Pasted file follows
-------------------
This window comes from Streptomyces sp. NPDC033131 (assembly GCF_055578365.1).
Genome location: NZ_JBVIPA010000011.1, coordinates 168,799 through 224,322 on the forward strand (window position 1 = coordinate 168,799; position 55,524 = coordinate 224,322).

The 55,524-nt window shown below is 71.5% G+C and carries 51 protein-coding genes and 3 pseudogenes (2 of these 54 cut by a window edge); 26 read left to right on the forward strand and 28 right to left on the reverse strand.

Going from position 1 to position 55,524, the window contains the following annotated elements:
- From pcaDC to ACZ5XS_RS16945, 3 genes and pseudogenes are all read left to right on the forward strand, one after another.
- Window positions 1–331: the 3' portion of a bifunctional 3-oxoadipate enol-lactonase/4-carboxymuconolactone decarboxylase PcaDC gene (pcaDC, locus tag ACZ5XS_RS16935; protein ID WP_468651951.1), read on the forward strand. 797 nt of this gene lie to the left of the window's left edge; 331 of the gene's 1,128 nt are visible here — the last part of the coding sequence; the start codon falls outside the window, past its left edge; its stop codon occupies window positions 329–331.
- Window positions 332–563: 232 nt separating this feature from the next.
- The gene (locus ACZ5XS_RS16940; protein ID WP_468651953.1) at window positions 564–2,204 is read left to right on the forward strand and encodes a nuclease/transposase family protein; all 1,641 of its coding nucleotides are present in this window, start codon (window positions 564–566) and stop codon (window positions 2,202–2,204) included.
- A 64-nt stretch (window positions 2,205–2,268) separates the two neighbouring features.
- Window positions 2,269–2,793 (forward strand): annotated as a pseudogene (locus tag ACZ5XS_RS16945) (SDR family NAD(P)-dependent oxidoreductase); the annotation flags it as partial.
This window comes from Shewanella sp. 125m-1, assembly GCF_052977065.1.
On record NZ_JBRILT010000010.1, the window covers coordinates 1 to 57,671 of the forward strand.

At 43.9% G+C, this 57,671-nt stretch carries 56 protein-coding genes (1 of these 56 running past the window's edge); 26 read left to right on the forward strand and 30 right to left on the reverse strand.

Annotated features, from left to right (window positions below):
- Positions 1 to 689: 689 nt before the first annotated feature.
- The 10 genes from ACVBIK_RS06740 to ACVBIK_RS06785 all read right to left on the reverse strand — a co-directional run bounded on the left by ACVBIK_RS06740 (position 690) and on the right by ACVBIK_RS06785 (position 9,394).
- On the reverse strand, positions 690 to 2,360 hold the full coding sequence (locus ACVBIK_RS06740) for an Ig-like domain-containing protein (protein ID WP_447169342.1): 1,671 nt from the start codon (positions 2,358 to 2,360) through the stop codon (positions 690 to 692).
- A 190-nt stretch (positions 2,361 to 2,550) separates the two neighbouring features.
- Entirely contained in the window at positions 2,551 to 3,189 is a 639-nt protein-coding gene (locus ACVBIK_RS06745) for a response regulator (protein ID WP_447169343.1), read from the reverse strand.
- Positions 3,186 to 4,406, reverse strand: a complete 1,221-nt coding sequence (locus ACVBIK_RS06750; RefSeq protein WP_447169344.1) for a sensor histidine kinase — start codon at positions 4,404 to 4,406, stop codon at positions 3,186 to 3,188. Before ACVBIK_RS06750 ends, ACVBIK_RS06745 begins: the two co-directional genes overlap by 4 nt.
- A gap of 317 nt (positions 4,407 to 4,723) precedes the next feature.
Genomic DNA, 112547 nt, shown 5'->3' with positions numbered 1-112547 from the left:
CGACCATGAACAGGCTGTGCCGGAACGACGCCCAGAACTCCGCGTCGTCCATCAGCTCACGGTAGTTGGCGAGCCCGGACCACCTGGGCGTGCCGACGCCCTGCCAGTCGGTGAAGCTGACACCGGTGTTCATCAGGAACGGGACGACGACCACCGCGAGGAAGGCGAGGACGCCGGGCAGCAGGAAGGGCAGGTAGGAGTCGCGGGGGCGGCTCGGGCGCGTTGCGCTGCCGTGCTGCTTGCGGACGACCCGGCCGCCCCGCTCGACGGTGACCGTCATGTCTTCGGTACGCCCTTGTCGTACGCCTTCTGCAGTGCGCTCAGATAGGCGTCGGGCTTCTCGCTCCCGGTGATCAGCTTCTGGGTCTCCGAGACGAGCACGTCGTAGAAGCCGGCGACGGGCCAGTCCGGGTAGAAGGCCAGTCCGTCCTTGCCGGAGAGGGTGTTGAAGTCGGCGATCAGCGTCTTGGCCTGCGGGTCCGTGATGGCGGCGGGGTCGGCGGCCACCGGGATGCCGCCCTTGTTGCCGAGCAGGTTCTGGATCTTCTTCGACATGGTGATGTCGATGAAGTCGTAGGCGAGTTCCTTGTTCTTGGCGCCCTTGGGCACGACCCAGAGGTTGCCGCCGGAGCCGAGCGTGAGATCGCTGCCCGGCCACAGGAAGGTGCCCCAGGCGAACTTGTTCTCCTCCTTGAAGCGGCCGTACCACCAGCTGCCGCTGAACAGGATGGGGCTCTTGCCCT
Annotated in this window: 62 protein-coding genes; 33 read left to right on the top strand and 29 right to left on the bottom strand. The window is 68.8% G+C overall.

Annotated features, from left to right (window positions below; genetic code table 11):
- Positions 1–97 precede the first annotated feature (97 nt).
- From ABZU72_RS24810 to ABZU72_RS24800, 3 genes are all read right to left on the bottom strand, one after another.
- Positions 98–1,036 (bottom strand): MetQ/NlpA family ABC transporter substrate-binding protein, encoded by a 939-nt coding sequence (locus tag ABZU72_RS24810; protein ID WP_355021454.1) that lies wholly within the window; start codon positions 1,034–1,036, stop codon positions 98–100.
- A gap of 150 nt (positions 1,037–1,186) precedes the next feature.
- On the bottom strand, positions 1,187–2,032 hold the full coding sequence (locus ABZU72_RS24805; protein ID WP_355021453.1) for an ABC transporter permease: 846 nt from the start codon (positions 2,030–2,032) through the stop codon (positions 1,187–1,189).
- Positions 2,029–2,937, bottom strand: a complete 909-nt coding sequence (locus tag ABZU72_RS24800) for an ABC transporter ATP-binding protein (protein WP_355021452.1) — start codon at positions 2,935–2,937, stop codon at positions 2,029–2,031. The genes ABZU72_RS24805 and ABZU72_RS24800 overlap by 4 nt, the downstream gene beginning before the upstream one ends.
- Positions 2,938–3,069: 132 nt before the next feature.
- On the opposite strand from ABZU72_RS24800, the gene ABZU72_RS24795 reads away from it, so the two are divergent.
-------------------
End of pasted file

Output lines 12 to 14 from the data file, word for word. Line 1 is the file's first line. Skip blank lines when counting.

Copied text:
On record NZ_JBRILT010000010.1, the window covers coordinates 1 to 57,671 of the forward strand.

At 43.9% G+C, this 57,671-nt stretch carries 56 protein-coding genes (1 of these 56 running past the window's edge); 26 read left to right on the forward strand and 30 right to left on the reverse strand.

Annotated features, from left to right (window positions below):